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BangShift.com Building A Land Speed Race Car Part 6: Almost Making It Through Tech Inspection… Almost

Building A Land Speed Race Car Part 6: Almost Making It Through Tech Inspection… Almost

Building A Land Speed Race Car Part 6: Almost Making It Through Tech Inspection… Almost

In this latest update on the land speed chassis that Superfast Matt is putting together, he’s going through his first tech inspection with the car. Unlike many other organizations, the SCTA wants to make tech as smooth as possible, but because it can be complicated they also know that doing it ahead of time can make a huge difference. Because of this there are SCTA officials who will come to your location to do preliminary tech inspections in order to identify issues early that can be fixed at home rather than trying to do so on the salt at Bonneville or on the dirt at El Mirage. Check out the process, and how Matt almost made it, below.

If you haven’t been to Bonneville to see land speed racing in person, and haven’t gotten to see what is really going on inside the streamliners that run 200, 300, 400, and even 500 mph then you are missing out at a lot of levels. One is the technology and creativity that is brought to the table at these events. This new streamliner project from FastMatt is one of those that you are going to want to check out, and thanks to his videos you get to see it actually coming together and we dig it. Check out Part Three of the build as he goes over all the challenges of putting a drivetrain in this race car here. Sometimes the engines, transmissions, and axles don’t connect real easily and in a car like this space is at a premium. Watch how Matt handles all of it below.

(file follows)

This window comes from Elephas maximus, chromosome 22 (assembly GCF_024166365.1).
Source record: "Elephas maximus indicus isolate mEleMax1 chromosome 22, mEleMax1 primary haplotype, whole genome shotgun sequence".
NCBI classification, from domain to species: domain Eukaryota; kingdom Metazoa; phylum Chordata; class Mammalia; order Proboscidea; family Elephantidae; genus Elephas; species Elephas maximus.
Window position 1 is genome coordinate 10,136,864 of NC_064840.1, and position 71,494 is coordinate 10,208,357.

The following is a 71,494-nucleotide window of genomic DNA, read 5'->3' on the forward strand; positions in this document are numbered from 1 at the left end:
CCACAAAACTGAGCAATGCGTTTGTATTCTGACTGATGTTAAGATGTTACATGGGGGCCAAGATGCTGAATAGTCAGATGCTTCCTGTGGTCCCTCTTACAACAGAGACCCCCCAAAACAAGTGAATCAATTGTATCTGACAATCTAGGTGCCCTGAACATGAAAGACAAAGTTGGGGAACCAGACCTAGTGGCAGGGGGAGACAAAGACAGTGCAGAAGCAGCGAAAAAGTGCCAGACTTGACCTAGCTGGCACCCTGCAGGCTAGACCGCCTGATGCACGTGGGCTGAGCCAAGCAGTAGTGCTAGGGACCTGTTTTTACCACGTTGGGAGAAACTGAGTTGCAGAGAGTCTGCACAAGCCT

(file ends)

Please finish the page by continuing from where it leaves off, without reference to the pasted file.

I’ve been attending and racing at, land speed events for nearly 15 years now which is kind of weird and hard to believe. It’s amazing racing, and a whole other kind of experience compared to drag racing, road racing, circle track racing, etc. But there are still a bunch of similarities in all kinds of racing with regards to speed parts, chassis components, etc. How you put them together and make them work together is a different ball game in some ways though, as frontal area and aerodynamics are so critical on a vehicle like this streamliner. With that said, you still have to fit a driver in it that can actually drive while in it. Makes sense right?

In this video here you are going to see just how a chassis goes together for a streamliner as FastMatt takes us through his design process. It’s cool and fun to watch as he uses some cool technology, designs in CAD, and then sends the tubing off to get cut and bent. This part of the process is going to surprise you so check it out. Seriously, we want to build a chassis this way.

Check it out and tell us what you think!



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